Justice Department Launches Elder Justice Website

Elder abuse can take many forms. Caregiverlist’s own basic caregiver training helps caregivers recognize abuse and neglect, and learn the legal requirements for reporting physical, emotional, sexual and financial abuse.

Financial abuse of the elderly is a racket that takes in nearly $3 billion dollars every year and that figure rises annually. Because seniors are especially susceptible to scams and frauds, the the U.S. Department of Justice (DOJ) has recently launched the Elder Justice website.

At an outreach event earlier this week, Associate Attorney General Tony West stated, “The launch of the Elder Justice website today marks another milestone in reaching our shared goal of keeping older Americans safe from abuse and neglect.” He added, “The more we embrace our elders with respect and care, the stronger our society will be. This tool helps move us closer to that goal.”

The Elder Justice website will serve as a resource victims of elder abuse and their families, who often feel alone, embarrassed, and unsure of where to turn for help. Prosecutors, researchers, and professional practitioners who work with elder abuse will find a forum to share information and resources to fight elder abuse, scams, and financial exploitation in an effort to support older adults.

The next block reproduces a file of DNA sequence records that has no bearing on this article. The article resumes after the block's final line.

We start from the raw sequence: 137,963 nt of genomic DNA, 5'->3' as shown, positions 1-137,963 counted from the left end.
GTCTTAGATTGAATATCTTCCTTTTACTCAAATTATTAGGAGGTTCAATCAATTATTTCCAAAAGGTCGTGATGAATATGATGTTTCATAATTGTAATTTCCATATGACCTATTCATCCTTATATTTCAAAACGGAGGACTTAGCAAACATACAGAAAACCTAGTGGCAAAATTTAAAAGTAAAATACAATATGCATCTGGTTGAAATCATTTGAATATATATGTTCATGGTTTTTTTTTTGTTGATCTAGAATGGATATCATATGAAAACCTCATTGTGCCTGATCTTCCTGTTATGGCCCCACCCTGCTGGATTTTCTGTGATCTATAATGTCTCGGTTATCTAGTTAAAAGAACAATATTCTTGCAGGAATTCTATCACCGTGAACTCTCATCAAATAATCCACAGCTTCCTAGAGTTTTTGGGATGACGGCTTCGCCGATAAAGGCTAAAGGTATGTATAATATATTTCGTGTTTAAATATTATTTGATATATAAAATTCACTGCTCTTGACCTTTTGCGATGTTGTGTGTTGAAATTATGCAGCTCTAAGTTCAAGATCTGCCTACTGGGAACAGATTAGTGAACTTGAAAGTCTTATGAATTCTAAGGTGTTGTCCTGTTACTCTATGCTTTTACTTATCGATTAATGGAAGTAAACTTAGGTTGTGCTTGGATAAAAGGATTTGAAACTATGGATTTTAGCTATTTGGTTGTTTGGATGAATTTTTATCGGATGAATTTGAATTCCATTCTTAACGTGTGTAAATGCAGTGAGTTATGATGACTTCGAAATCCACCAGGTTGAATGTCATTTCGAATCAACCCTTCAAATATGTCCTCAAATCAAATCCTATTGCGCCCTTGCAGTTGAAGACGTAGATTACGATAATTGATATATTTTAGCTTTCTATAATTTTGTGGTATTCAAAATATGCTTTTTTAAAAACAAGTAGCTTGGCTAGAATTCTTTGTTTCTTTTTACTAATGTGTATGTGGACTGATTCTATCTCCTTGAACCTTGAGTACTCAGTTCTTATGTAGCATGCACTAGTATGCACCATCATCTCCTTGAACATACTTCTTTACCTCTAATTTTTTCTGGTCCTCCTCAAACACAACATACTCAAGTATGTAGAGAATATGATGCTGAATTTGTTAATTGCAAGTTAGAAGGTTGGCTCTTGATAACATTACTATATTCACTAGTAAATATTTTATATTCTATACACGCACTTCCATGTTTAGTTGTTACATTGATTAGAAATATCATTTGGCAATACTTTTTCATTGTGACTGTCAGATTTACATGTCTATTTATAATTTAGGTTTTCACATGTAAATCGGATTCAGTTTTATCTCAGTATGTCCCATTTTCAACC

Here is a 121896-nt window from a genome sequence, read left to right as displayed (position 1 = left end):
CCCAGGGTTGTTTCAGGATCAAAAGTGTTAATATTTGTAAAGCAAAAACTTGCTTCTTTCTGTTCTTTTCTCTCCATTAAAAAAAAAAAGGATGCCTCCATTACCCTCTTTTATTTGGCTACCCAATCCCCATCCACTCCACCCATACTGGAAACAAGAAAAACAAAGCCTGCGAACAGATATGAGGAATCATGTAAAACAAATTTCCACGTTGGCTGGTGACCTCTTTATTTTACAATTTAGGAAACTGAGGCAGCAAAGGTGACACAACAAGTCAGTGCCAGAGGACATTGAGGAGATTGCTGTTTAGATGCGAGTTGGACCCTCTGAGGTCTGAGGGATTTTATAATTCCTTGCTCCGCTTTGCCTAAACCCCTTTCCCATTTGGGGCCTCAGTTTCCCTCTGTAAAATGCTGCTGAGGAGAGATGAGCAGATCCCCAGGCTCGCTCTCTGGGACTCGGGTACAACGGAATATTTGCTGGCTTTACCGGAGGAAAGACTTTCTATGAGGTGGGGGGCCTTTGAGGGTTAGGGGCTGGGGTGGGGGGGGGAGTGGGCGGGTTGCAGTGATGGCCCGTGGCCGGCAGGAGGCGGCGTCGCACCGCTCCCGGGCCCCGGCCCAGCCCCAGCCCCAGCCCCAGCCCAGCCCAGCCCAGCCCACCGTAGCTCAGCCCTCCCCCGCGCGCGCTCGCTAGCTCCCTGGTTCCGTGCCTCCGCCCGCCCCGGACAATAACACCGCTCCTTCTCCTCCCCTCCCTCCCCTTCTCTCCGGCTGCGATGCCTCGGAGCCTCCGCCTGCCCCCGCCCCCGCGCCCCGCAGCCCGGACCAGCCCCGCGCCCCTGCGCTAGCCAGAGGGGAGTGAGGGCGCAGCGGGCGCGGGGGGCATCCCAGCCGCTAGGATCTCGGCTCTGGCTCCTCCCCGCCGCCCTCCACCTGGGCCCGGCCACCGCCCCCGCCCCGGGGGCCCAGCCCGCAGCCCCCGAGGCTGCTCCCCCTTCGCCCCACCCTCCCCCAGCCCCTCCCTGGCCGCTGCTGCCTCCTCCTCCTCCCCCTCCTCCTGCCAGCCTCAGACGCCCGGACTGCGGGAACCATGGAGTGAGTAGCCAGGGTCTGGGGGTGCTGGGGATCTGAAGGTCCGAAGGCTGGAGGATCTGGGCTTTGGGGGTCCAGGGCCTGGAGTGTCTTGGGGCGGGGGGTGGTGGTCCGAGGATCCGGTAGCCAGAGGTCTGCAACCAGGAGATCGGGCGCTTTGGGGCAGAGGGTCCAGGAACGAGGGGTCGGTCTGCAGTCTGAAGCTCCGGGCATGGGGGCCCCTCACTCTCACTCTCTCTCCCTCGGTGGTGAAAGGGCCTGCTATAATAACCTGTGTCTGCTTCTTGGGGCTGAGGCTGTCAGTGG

Nearly one in every 10 Americans over age 60 experience abuse and neglect, and those with dementia are at higher risk for abuse. Most (51%) of elderly fraud is perpetrated by strangers, although abuse by family, friends, and neighbors comes in second at 34%. Elder mistreatment by a known individual is especially prevalent because seniors are vulnerable and trusting in relationships with their families and caregivers.

There are two steps the DOJ along with the Department of Health and Human Services suggest communities, families, and individuals take in combating the epidemic of senior abuse:

  • Learn the signs of elder abuse. Take a look at the Red Flags of Abuse Factsheet, provided by the National Center on Elder Abuse, that lists the signs of and risk factors for abuse and neglect.
  • Report suspected abuse when you see it. Contact your local adult protective services agency. And, of course, make use of the new Elder Justice website.

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